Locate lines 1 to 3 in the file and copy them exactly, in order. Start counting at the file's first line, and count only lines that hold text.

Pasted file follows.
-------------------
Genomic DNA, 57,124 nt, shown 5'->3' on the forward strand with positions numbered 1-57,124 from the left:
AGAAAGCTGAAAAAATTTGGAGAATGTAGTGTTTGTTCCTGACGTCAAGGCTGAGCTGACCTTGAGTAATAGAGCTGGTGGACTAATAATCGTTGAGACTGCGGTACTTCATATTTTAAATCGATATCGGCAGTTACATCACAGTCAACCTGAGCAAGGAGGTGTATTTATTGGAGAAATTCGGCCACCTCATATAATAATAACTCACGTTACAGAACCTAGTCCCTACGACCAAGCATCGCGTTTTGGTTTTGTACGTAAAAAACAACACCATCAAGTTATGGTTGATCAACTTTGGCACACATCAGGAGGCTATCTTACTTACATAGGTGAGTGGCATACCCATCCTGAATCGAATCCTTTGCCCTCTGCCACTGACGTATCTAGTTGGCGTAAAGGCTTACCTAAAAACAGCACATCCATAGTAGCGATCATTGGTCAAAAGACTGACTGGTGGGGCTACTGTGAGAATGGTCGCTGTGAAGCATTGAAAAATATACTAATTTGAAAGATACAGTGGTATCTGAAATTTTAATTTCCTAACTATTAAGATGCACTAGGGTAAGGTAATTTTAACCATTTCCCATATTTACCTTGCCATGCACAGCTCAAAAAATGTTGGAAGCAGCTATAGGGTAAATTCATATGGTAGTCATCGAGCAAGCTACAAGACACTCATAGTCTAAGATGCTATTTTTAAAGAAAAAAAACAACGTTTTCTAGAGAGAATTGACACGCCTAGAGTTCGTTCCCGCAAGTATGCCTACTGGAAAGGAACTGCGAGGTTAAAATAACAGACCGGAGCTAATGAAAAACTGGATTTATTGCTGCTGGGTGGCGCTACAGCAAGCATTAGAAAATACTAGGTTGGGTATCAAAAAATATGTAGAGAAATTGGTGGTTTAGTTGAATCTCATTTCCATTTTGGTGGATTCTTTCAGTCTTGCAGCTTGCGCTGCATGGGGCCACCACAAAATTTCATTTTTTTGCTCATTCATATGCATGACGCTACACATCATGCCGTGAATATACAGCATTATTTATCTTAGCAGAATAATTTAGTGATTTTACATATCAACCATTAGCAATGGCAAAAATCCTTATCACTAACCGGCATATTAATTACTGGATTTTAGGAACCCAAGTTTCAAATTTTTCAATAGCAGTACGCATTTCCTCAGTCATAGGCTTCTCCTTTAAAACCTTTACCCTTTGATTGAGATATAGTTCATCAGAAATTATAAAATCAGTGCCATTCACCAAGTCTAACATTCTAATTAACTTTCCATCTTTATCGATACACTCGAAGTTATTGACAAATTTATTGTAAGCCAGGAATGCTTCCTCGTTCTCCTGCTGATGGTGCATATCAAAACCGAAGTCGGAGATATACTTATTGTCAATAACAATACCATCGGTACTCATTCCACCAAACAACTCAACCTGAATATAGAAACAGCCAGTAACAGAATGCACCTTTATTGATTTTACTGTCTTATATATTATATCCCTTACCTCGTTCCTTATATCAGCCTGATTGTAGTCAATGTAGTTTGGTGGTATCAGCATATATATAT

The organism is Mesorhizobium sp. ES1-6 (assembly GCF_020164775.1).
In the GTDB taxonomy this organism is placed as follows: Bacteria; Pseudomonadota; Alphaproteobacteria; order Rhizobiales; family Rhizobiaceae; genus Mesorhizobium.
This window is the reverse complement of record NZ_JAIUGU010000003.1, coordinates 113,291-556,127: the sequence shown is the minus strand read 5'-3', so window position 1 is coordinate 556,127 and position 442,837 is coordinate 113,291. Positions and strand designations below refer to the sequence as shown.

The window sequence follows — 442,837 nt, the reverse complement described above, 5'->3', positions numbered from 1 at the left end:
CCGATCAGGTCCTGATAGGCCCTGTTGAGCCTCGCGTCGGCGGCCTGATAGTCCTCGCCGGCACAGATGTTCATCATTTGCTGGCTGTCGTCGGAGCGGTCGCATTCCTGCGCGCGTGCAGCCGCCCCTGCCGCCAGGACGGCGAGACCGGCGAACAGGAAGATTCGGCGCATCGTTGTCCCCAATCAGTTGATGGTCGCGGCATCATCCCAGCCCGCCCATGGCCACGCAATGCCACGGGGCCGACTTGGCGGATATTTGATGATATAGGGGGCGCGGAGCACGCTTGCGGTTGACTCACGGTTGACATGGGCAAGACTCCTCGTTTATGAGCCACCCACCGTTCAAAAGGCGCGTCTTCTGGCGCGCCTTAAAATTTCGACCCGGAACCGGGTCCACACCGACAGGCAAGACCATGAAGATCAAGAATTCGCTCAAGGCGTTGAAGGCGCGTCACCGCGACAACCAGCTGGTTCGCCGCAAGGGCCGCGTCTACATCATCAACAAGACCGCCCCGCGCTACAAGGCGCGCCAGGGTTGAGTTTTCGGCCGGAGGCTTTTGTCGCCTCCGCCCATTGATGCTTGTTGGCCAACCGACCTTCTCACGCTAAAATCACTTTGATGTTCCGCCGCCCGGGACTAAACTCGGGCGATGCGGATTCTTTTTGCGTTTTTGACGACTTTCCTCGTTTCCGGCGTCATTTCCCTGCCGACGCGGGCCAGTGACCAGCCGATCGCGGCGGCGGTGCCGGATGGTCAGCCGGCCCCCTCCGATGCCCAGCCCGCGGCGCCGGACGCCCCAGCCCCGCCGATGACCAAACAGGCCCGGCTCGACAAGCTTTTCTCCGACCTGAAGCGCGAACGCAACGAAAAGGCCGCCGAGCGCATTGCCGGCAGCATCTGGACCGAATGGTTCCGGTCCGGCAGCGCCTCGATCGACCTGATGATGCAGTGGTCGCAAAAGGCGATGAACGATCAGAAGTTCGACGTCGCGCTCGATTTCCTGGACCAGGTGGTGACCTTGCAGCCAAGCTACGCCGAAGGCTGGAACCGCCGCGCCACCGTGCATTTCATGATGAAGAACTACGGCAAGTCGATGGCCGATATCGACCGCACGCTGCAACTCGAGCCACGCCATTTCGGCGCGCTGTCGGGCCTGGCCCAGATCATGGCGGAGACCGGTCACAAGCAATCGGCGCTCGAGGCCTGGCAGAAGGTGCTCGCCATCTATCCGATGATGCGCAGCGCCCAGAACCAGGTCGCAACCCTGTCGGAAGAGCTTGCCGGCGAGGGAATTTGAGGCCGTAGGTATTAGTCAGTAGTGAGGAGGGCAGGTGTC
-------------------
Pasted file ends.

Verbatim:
Genomic DNA, 57,124 nt, shown 5'->3' on the forward strand with positions numbered 1-57,124 from the left:
AGAAAGCTGAAAAAATTTGGAGAATGTAGTGTTTGTTCCTGACGTCAAGGCTGAGCTGACCTTGAGTAATAGAGCTGGTGGACTAATAATCGTTGAGACTGCGGTACTTCATATTTTAAATCGATATCGGCAGTTACATCACAGTCAACCTGAGCAAGGAGGTGTATTTATTGGAGAAATTCGGCCACCTCATATAATAATAACTCACGTTACAGAACCTAGTCCCTACGACCAAGCATCGCGTTTTGGTTTTGTACGTAAAAAACAACACCATCAAGTTATGGTTGATCAACTTTGGCACACATCAGGAGGCTATCTTACTTACATAGGTGAGTGGCATACCCATCCTGAATCGAATCCTTTGCCCTCTGCCACTGACGTATCTAGTTGGCGTAAAGGCTTACCTAAAAACAGCACATCCATAGTAGCGATCATTGGTCAAAAGACTGACTGGTGGGGCTACTGTGAGAATGGTCGCTGTGAAGCATTGAAAAATATACTAATTTGAAAGATACAGTGGTATCTGAAATTTTAATTTCCTAACTATTAAGATGCACTAGGGTAAGGTAATTTTAACCATTTCCCATATTTACCTTGCCATGCACAGCTCAAAAAATGTTGGAAGCAGCTATAGGGTAAATTCATATGGTAGTCATCGAGCAAGCTACAAGACACTCATAGTCTAAGATGCTATTTTTAAAGAAAAAAAACAACGTTTTCTAGAGAGAATTGACACGCCTAGAGTTCGTTCCCGCAAGTATGCCTACTGGAAAGGAACTGCGAGGTTAAAATAACAGACCGGAGCTAATGAAAAACTGGATTTATTGCTGCTGGGTGGCGCTACAGCAAGCATTAGAAAATACTAGGTTGGGTATCAAAAAATATGTAGAGAAATTGGTGGTTTAGTTGAATCTCATTTCCATTTTGGTGGATTCTTTCAGTCTTGCAGCTTGCGCTGCATGGGGCCACCACAAAATTTCATTTTTTTGCTCATTCATATGCATGACGCTACACATCATGCCGTGAATATACAGCATTATTTATCTTAGCAGAATAATTTAGTGATTTTACATATCAACCATTAGCAATGGCAAAAATCCTTATCACTAACCGGCATATTAATTACTGGATTTTAGGAACCCAAGTTTCAAATTTTTCAATAGCAGTACGCATTTCCTCAGTCATAGGCTTCTCCTTTAAAACCTTTACCCTTTGATTGAGATATAGTTCATCAGAAATTATAAAATCAGTGCCATTCACCAAGTCTAACATTCTAATTAACTTTCCATCTTTATCGATACACTCGAAGTTATTGACAAATTTATTGTAAGCCAGGAATGCTTCCTCGTTCTCCTGCTGATGGTGCATATCAAAACCGAAGTCGGAGATATACTTATTGTCAATAACAATACCATCGGTACTCATTCCACCAAACAACTCAACCTGAATATAGAAACAGCCAGTAACAGAATGCACCTTTATTGATTTTACTGTCTTATATATTATATCCCTTACCTCGTTCCTTATATCAGCCTGATTGTAGTCAATGTAGTTTGGTGGTATCAGCATATATATAT

The organism is Mesorhizobium sp. ES1-6 (assembly GCF_020164775.1).